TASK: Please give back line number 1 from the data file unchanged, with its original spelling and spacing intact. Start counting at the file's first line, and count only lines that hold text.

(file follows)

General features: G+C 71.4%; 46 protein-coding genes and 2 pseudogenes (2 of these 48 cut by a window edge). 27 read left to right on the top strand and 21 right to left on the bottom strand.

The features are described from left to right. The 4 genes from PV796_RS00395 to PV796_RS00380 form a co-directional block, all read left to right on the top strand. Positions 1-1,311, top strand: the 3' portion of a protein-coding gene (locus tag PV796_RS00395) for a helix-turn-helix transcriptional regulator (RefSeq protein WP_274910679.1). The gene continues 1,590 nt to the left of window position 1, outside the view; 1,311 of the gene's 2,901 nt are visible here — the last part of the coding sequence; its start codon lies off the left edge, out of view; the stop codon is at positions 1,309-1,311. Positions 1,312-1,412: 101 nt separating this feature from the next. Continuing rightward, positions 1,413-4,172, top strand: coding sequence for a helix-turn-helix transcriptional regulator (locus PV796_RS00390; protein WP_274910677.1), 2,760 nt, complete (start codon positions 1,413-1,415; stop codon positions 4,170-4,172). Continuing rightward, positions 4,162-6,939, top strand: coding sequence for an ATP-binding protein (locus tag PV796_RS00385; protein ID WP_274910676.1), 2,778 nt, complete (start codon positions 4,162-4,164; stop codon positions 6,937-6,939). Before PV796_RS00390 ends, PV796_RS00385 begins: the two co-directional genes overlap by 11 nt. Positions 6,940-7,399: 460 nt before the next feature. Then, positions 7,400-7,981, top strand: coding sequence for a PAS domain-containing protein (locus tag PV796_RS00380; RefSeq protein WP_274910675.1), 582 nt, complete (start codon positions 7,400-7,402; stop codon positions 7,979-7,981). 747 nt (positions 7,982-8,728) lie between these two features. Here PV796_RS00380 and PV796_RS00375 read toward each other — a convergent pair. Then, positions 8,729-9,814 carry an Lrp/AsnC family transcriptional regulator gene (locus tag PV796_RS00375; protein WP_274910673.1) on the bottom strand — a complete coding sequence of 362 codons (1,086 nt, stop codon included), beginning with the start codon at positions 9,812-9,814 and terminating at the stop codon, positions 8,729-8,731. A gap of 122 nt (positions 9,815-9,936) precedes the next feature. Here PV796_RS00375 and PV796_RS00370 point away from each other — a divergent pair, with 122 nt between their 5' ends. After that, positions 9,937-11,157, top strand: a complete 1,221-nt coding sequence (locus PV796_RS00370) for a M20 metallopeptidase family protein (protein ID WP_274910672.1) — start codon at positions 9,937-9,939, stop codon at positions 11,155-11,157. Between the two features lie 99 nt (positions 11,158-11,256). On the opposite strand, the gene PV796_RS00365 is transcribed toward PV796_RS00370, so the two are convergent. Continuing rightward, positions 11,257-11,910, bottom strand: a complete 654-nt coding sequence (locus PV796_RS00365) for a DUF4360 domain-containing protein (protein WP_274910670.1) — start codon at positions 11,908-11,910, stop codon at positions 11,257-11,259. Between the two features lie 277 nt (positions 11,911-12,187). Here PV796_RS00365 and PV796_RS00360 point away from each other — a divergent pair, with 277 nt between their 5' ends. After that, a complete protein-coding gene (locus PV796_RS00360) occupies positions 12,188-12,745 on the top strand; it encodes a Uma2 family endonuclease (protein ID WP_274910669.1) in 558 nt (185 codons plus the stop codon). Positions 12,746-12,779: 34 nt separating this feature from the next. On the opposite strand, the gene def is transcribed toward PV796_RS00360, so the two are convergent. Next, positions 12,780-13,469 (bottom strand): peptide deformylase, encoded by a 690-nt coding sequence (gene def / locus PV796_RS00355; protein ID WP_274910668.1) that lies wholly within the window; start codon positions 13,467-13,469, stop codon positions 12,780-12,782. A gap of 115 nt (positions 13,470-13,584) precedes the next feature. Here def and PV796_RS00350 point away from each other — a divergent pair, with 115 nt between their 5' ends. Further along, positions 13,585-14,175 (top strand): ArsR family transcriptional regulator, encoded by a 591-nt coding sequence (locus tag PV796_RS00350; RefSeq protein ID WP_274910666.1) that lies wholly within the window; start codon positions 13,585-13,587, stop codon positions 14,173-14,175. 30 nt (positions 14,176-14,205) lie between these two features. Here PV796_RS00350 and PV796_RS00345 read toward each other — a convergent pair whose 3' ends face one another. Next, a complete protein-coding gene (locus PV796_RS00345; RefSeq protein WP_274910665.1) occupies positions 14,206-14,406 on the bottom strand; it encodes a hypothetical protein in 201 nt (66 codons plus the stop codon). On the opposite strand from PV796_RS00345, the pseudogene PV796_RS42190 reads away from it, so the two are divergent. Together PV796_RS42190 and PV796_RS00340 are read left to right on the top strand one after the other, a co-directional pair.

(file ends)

General features: G+C 71.4%; 46 protein-coding genes and 2 pseudogenes (2 of these 48 cut by a window edge). 27 read left to right on the top strand and 21 right to left on the bottom strand.